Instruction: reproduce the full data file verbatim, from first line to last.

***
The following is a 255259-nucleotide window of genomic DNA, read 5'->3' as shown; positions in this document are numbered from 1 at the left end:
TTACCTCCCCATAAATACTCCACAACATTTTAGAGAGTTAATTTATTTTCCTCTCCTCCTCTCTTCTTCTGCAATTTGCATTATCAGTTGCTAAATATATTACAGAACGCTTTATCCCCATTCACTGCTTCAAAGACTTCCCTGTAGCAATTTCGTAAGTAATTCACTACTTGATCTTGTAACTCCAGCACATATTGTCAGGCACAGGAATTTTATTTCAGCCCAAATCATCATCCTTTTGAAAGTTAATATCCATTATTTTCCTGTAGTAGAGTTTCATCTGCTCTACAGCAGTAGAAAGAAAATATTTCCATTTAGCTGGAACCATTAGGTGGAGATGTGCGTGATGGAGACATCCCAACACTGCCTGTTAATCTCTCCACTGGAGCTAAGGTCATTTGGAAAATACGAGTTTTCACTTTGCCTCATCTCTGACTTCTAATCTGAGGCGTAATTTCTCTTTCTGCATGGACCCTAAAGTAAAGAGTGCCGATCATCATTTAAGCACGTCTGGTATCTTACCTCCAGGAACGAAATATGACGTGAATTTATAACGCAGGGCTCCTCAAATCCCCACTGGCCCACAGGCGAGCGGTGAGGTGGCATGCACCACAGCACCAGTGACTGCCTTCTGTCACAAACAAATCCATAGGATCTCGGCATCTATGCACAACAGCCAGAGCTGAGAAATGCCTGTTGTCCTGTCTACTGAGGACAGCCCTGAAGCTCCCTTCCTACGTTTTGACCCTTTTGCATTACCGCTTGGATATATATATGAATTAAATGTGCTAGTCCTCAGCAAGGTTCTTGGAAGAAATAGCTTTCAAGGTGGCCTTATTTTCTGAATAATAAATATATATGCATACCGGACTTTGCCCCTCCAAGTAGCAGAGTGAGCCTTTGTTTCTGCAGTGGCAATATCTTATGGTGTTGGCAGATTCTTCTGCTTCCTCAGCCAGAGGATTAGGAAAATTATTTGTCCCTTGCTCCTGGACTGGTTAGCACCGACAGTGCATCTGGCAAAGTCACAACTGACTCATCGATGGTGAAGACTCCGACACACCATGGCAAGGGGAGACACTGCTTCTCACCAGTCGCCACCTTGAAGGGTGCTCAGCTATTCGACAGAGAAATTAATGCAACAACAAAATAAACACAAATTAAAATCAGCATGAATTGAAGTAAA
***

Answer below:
The following is a 255259-nucleotide window of genomic DNA, read 5'->3' as shown; positions in this document are numbered from 1 at the left end:
TTACCTCCCCATAAATACTCCACAACATTTTAGAGAGTTAATTTATTTTCCTCTCCTCCTCTCTTCTTCTGCAATTTGCATTATCAGTTGCTAAATATATTACAGAACGCTTTATCCCCATTCACTGCTTCAAAGACTTCCCTGTAGCAATTTCGTAAGTAATTCACTACTTGATCTTGTAACTCCAGCACATATTGTCAGGCACAGGAATTTTATTTCAGCCCAAATCATCATCCTTTTGAAAGTTAATATCCATTATTTTCCTGTAGTAGAGTTTCATCTGCTCTACAGCAGTAGAAAGAAAATATTTCCATTTAGCTGGAACCATTAGGTGGAGATGTGCGTGATGGAGACATCCCAACACTGCCTGTTAATCTCTCCACTGGAGCTAAGGTCATTTGGAAAATACGAGTTTTCACTTTGCCTCATCTCTGACTTCTAATCTGAGGCGTAATTTCTCTTTCTGCATGGACCCTAAAGTAAAGAGTGCCGATCATCATTTAAGCACGTCTGGTATCTTACCTCCAGGAACGAAATATGACGTGAATTTATAACGCAGGGCTCCTCAAATCCCCACTGGCCCACAGGCGAGCGGTGAGGTGGCATGCACCACAGCACCAGTGACTGCCTTCTGTCACAAACAAATCCATAGGATCTCGGCATCTATGCACAACAGCCAGAGCTGAGAAATGCCTGTTGTCCTGTCTACTGAGGACAGCCCTGAAGCTCCCTTCCTACGTTTTGACCCTTTTGCATTACCGCTTGGATATATATATGAATTAAATGTGCTAGTCCTCAGCAAGGTTCTTGGAAGAAATAGCTTTCAAGGTGGCCTTATTTTCTGAATAATAAATATATATGCATACCGGACTTTGCCCCTCCAAGTAGCAGAGTGAGCCTTTGTTTCTGCAGTGGCAATATCTTATGGTGTTGGCAGATTCTTCTGCTTCCTCAGCCAGAGGATTAGGAAAATTATTTGTCCCTTGCTCCTGGACTGGTTAGCACCGACAGTGCATCTGGCAAAGTCACAACTGACTCATCGATGGTGAAGACTCCGACACACCATGGCAAGGGGAGACACTGCTTCTCACCAGTCGCCACCTTGAAGGGTGCTCAGCTATTCGACAGAGAAATTAATGCAACAACAAAATAAACACAAATTAAAATCAGCATGAATTGAAGTAAA